When considering treatment options for patients who relapse after alloHSCT, several issues transcend disease specificity. Other than the successes documented years ago using DLI for relapsed CML, there is remarkably limited data on the use of DLI and non-DLI therapies in other clinical situations. The lack of data regarding treatment options and outcomes results from many factors. Patients who relapse after transplant are an extremely heterogeneous group. Some may be quite ill and may still be suffering from morbidities of transplant. Some may have had, or still have, active GVHD and may or may not be on immune suppression. Furthermore, the biology and responsiveness of diseases that relapse rapidly after transplant are likely very different than diseases that relapse later after transplant. Treatment options and responses are likely to be very different in these different patient groups. This heterogeneity leads to enormous selection bias that can be compounded by reporting bias where only the best and most promising results are disseminated. Treatment options are also affected by prior therapies and the previous failed transplant. HLA-identical sibling transplants usually have access to their previous donor. Cord blood recipients never do, and DLI from an unrelated donor may be delayed and may or may not have higher risks. Therefore, there is obviously no single standard approach to treating relapse after alloHSCT.
It is unknown whether GVT induction for relapse is a generalized allogeneic effect or has disease specific targets. It is also not known whether GVT induction can be effectively separated from GVHD. It is still unclear whether there is a relationship between cell dose and toxicity with DLI, and it is not known whether there is a dose-response effect, or rather a minimal threshold dose that must be achieved before anti-tumor responses occur. Whether these dose effects might be disease or disease-state specific is also unanswered.
There are clinical situations where responses to DLI consistently have been poor and maneuvers to improve GVT induction need to be tested rapidly and comprehensively. It is imperative to study and understand mechanisms leading to relapse in order to develop and use the proper strategy for a specific disease or specific patient. For instance, in some cases, relapse of acute leukemia or MDS after haploidentical alloHSCT has been associated with loss of recipient-specific HLA expression. In these cases, conventional DLI would not be expected to be effective, assuming HLA class I and II antigens are necessary targets for GVT induction. In cases where relapses may be associated with ineffective T-cell activation, either because of tumor suppression, lack of co-stimulatory molecules, or T-cell associated defects, ex-vivo activation of donor T cells prior to infusion may restore GVT activity. There are also clear instances where second transplant is a reasonable and effective option, and considerations of the proper disease and patient population, conditioning regimen intensity, and donor choice for second alloHSCT need to be re-visited.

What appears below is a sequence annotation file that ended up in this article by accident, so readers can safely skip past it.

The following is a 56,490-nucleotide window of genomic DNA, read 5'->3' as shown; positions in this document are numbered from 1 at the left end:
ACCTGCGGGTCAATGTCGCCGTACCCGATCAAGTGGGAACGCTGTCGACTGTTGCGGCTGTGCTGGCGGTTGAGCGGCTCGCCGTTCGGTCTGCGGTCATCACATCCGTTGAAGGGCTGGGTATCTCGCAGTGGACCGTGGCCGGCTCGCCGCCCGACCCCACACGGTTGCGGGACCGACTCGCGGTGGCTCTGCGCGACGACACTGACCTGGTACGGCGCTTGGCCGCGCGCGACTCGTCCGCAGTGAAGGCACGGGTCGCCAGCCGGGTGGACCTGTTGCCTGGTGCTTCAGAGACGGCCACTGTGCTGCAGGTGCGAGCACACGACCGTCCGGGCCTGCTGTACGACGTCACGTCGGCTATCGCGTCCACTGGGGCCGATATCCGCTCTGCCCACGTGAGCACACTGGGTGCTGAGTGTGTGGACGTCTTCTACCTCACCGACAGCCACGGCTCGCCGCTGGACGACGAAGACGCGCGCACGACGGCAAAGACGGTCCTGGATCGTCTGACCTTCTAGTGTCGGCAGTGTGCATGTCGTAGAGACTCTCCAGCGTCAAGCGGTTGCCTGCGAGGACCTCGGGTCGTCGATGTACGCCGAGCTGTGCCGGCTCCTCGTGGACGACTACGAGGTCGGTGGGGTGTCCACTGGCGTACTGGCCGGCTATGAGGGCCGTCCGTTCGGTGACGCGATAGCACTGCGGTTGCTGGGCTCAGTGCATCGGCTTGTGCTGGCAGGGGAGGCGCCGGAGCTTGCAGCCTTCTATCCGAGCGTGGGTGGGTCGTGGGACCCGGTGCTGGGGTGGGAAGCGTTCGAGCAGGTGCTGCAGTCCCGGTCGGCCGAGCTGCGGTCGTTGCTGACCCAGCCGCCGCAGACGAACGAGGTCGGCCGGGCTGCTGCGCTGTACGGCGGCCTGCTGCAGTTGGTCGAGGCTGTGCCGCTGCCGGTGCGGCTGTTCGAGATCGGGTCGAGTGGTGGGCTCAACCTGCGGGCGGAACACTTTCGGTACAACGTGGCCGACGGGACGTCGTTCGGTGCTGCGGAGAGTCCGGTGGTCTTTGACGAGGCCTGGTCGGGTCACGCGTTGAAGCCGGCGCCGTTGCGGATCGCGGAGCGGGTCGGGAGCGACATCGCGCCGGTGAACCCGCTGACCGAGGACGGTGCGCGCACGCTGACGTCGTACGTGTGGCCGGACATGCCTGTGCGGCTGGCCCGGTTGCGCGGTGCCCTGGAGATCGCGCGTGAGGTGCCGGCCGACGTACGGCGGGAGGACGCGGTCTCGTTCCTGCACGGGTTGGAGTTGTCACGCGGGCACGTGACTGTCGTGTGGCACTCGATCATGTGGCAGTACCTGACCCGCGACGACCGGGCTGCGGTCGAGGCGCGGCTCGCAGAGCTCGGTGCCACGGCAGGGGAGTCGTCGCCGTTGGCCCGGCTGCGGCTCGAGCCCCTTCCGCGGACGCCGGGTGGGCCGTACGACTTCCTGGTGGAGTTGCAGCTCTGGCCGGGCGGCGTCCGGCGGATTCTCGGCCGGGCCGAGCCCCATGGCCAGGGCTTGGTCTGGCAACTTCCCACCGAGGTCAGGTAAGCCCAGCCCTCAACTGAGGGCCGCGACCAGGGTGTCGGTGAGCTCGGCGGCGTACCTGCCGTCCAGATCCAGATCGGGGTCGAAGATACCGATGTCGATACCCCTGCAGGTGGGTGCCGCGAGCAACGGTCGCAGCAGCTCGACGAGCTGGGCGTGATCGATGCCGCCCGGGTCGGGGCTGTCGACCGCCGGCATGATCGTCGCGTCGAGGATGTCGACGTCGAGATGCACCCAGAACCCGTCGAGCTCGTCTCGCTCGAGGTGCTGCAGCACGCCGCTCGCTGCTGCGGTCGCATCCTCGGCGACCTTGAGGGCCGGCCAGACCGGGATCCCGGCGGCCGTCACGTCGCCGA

Alternatives to cellular therapies to treat relapse should not be neglected. It has been difficult to use and study conventional and novel agents since the dosing regimens and toxicity profiles may be very different in post-transplant patients. Outcomes likely depend on prior therapy, disease activity, timing of relapse, GVHD and other coincident toxicities, as well as many other factors. Furthermore, anecdotal observations suggest an interaction between ongoing GVT effects and various other therapeutic interventions. Well designed clinical trials in specific diseases are going to be necessary to test the activity and role for these therapies, particularly in situations where cellular therapies have been ineffective. Measurements of immunological effects in addition to disease outcomes will be needed to make progress in managing disease relapse with conventional and biological therapies. In addition, we must overcomes the general reluctance of study sponsors and investigators to include prior transplant recipients on trials studying promising new therapies; these often unsubstantiated exclusions may deprive patients of potential major benefits and slow progress in developing relapse therapies.
A number of strategies deserve careful study and might include preparation and pre-treatment of the patient to either induce a minimal disease state or perhaps alter the malignant cells and environment to enhance T-cell recognition and GVT activity. Alternatively, manipulation of the donor cell product through selection, activation, or targeting may enhance GVT activity. Studying to role of other cellular effectors such as NK cells and dendritic cells to enhance GVT will also be important. In many cases a combination of these strategies may be required for maximal effect. Combining immunologic approaches with novel chemotherapy or biological therapies in a multimodality approach may ultimately be required. Given the multitude of confounding issues, and the relatively small numbers of patients, the committee on Treatment of Relapse for this Workshop was unanimous in acknowledging the need for well designed international cooperative trials to rapidly test and disseminate the best strategies for relapse treatment after transplant. Information gathered in the relapse setting could, at least in theory, provide crucial pathophysiological information that may ultimately improve treatments.
Despite all the uncertainties, there is no doubt that novel biological agents and allogeneic immunotherapy have the ability to be very potent and durable anti-cancer therapies. Detailed study of the current role for DLI, and exploring new applications of cellular and other biological therapy continues to hold great promise for the very dire clinical scenario of relapsed disease after alloHSCT.